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  • Writer's pictureSriram Chidambaram

That Historique Night in Genk

“Sriram, it’s f*&9ing amazing what is happening here! I don’t know, I don’t know. But it is amazing! Aye aye aye.” That was the voice memo sent to me by Bijan Ali, a Servette supporter, friend and host of the Servettiens podcast, minutes after he witnessed one of the most memorable nights in the history of his beloved football club. Funny thing is, those words, spoken with delirious joy, summed up the situation perfectly. How on earth did Servette FC just overcome Genk? If the odds were against them when they were drawn against Genk (a club with three times the market value of Servette, according to Transfermarkt), it turned for the worst when Enzo Crivelli got sent off in the 4th minute of the second leg. Yet, the story, from that 4th minute to Ronny Rodelin’s match-winning spot-kick, is one of grit, passion and sheer will to stay alive. I will try to put this fairytale of a result into words in this article.


If you do not know why I am so obsessed with this obscure Swiss club, its because I studied abroad in Geneva earlier this year and attended five Servette games. I made friends, travelled to an away game, experienced limbs, and bounced around with the Ultras. Now, I truly feel connected to this club.


On August 2nd, 2023, Servette FC, the Swiss runners-up, travelled to Belgium to play KRC Genk in the return leg of the second qualifying round of the Champions League. The winner of this round would not only advance to the third-qualifying round, but also guarantee themselves a spot in the Europa League group stage. The first leg in Geneva was a hard-fought 1 – 1 draw, that both teams would have felt hard done by. So, it all came down to that night in Genk.


But before we get into that, here is a brief history lesson of Servette Football Club (for context). The club, based in Geneva, Switzerland is historically one of the most successful in the nation. They have 17 first division titles, 7 Swiss Cups and were the only club to have never been relegated from Swiss top-flight, since its founding in 1898. All that, until they went down after the 2004-05 season due to bankruptcy. The next decade and a half was a dark, tumultuous time for the club. Just like present-day Hamburger SV (a German club who had never been relegated from the Bundesliga until 2017-18 season), Servette struggled to gain promotion back into the top-flight. And when they did (in 2011) financial instability resurfaced, and relegation followed (in 2013).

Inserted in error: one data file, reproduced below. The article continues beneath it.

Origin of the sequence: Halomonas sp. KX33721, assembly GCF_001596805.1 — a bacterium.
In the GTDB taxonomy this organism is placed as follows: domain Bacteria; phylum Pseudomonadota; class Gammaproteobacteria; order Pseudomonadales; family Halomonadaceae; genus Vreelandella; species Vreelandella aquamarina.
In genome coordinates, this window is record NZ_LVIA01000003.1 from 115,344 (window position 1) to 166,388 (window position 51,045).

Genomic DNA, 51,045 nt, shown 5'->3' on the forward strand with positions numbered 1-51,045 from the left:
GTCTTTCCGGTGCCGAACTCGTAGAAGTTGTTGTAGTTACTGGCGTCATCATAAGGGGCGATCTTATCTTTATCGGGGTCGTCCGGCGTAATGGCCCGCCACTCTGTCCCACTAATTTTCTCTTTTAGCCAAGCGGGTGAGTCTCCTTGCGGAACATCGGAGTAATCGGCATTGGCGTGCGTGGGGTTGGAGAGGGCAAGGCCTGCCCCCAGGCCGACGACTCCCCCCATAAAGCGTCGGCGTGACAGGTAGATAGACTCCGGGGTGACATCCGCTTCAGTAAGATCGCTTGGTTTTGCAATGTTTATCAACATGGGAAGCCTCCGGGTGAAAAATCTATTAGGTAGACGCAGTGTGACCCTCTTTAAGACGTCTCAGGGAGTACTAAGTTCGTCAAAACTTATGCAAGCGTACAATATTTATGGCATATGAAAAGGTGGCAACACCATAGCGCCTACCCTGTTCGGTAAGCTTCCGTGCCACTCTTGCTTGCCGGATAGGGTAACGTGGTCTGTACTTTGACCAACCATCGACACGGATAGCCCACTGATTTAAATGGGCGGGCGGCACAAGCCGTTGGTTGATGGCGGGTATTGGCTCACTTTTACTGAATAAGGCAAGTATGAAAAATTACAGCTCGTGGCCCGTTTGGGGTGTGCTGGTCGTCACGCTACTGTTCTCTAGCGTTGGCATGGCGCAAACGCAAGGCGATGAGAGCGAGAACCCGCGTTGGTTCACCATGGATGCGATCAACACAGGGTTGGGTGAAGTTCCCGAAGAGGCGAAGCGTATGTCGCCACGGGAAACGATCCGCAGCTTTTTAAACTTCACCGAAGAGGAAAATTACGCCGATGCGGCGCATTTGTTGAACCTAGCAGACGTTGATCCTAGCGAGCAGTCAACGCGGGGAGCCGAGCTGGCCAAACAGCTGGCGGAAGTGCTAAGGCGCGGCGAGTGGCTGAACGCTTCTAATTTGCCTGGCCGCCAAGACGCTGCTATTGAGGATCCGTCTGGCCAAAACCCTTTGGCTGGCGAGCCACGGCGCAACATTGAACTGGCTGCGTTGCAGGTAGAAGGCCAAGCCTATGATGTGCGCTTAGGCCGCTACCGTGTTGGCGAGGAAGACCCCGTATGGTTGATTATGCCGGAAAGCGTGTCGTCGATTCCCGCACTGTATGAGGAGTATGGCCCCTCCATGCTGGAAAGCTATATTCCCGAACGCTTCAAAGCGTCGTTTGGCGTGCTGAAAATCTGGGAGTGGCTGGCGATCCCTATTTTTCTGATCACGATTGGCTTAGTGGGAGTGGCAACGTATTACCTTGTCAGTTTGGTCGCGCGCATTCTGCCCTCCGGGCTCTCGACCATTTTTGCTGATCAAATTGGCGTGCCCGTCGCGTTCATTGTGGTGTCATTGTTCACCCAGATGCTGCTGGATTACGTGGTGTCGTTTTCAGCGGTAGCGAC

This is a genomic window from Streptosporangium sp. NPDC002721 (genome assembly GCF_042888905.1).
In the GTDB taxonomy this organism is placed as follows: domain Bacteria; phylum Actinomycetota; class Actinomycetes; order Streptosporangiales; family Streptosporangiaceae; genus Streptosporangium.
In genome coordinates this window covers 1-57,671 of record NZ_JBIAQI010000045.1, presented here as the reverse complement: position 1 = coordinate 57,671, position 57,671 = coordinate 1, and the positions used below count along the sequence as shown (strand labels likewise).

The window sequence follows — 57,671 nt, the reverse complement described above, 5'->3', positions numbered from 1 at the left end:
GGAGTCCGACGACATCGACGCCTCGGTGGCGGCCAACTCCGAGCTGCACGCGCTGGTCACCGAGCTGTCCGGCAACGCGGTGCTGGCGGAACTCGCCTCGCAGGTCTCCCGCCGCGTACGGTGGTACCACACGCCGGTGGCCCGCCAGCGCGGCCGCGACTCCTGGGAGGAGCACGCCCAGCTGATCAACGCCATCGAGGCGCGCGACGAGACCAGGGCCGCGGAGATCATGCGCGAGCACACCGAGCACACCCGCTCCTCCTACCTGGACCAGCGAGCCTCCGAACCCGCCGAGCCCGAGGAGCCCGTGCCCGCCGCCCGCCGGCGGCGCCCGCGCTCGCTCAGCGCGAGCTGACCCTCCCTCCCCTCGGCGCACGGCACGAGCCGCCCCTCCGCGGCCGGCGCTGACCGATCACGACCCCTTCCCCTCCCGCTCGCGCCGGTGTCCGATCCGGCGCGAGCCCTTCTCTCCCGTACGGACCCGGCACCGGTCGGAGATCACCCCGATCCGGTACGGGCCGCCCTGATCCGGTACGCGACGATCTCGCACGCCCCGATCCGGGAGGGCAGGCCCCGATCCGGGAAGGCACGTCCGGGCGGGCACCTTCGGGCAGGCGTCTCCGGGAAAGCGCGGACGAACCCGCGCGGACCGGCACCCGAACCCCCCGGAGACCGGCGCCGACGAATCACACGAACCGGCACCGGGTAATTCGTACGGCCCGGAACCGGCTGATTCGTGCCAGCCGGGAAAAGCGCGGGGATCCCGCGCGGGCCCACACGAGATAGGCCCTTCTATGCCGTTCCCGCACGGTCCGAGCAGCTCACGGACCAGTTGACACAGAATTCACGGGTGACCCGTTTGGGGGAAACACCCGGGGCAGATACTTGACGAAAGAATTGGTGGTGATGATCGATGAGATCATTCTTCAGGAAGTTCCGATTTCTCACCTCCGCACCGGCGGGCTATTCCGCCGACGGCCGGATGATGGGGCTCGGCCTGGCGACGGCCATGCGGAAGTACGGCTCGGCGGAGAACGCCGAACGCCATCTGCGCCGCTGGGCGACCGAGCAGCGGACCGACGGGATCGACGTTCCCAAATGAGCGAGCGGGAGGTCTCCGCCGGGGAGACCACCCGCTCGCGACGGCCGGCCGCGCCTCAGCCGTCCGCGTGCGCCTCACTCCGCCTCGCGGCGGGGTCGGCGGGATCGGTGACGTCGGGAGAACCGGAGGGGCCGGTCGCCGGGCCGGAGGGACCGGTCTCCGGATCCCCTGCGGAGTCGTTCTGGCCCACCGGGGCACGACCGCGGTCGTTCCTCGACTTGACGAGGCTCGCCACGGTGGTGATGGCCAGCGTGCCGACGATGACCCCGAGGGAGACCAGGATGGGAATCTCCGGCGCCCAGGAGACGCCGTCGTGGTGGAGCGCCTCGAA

The last five years, however, have seen the resurgence of Les Grenat (The Maroons). The club not only won the 2018-19 Challenge League and gained promotion, but also achieved relative financial stability after fifteen shaky years.


Now in 2023, Servette finished second in the table and earned a spot in the Champions League qualifiers. The last time Servette played at this level was way back in 1999, so this was a massive occasion for the Grenat faithful, who had endured the last two decades.


Anyways, going back to the second leg of the third qualifying round, the tie is poised at 1 – 1, and Servette needs a win away at Genk. The hosts, who would have won the 2022-23 Belgian league if not for a dramatic final day, were the favorites on paper. That began to translate onto the pitch when Servette forward Enzo Crivelli was sent off within five minutes and Genk scored a penalty in the 28th minute.


However, just six minutes after conceding, Servette advanced up the field and won a foul outside the Genk box. Timothé Cognat’s resulting free kick was deflected by the wall, which completely wrong-footed Maarten Vandevoordt, the Genk goalkeeper, and trickled into the net. Being a man down and a goal down, it felt like the equalizer gave a real lifeline for Les Grenat. Now, they could go back to defending and hopefully hold on until penalties.